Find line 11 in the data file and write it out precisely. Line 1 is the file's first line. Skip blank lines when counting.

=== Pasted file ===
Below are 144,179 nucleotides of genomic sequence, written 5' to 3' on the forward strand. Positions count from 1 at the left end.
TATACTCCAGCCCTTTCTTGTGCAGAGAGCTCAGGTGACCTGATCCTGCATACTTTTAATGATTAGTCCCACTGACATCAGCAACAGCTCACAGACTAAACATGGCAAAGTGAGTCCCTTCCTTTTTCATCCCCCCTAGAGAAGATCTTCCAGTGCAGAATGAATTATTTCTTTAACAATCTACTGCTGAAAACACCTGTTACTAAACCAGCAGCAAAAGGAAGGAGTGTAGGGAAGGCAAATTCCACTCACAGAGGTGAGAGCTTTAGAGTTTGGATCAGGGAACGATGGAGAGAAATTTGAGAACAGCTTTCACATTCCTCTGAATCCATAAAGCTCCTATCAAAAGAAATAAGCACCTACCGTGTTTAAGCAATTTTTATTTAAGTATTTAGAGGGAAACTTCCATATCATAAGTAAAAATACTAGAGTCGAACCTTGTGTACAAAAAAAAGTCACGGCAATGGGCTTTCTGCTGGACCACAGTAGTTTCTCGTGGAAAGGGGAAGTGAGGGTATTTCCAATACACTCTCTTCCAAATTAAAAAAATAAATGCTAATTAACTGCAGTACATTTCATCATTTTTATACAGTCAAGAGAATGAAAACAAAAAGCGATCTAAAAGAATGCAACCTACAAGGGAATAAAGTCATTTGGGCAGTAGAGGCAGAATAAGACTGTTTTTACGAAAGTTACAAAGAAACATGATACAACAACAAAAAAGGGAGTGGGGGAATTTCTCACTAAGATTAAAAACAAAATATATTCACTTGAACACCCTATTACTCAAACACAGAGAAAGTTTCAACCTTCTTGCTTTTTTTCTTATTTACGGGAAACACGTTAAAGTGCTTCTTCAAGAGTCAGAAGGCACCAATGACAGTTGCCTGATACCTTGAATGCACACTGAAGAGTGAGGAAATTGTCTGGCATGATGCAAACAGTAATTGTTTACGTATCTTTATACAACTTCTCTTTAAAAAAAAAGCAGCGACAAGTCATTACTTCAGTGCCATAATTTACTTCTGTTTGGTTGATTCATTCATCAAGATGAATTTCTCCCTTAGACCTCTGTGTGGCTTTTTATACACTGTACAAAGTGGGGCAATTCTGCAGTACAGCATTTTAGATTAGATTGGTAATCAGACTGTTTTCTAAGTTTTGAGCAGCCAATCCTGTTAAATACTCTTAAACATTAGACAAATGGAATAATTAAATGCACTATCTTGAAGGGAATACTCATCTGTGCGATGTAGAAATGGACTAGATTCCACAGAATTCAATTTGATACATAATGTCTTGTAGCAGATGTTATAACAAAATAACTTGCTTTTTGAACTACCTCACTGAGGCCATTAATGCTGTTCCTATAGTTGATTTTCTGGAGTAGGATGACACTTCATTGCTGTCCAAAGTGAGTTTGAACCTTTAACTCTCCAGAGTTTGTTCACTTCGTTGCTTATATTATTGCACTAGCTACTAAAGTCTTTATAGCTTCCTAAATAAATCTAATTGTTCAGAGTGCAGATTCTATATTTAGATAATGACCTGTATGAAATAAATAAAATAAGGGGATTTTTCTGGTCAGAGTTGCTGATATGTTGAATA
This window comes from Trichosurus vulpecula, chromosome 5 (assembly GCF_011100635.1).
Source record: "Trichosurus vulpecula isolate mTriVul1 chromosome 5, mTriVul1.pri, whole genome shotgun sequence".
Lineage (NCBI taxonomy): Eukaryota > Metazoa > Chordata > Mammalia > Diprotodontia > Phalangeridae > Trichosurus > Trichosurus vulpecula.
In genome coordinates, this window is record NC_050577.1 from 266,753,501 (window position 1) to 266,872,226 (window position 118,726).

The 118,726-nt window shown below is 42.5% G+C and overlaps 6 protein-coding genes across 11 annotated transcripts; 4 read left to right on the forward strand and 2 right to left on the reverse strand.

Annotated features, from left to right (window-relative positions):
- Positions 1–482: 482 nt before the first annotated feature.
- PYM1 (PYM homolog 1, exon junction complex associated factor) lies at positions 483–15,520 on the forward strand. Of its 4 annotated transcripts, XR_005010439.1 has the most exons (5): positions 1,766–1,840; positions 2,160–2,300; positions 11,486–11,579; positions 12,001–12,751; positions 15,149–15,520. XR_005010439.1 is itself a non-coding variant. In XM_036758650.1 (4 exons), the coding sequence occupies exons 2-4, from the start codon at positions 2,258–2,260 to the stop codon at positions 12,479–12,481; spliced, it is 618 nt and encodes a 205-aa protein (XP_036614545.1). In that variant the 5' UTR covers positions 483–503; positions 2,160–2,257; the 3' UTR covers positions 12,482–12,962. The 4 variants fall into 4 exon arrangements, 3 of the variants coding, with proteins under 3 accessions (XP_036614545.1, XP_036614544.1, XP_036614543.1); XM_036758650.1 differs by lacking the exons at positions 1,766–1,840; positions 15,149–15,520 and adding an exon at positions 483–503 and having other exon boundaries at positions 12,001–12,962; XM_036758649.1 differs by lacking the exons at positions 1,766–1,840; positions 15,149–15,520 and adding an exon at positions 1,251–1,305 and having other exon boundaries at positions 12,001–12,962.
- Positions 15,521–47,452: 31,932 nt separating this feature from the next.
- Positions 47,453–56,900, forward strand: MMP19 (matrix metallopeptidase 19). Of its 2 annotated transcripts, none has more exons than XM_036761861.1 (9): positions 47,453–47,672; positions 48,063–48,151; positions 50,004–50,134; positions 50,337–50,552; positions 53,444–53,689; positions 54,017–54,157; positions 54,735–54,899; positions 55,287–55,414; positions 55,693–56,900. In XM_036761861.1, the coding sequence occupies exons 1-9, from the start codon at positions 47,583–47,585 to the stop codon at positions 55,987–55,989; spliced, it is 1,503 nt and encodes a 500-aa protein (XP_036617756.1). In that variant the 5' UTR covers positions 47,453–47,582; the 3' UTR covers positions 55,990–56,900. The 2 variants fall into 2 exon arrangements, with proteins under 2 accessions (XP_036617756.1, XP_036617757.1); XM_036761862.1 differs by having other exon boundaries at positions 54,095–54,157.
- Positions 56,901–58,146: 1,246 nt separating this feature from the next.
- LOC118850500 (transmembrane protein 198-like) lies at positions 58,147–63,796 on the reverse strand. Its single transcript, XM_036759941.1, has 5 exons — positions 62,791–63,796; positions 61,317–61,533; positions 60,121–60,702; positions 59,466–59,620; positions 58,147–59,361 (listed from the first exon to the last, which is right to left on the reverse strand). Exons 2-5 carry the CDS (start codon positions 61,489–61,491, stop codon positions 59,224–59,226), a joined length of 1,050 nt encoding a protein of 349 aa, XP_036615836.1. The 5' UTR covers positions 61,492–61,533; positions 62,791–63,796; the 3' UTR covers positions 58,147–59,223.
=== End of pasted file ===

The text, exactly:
- Positions 15,521–47,452: 31,932 nt separating this feature from the next.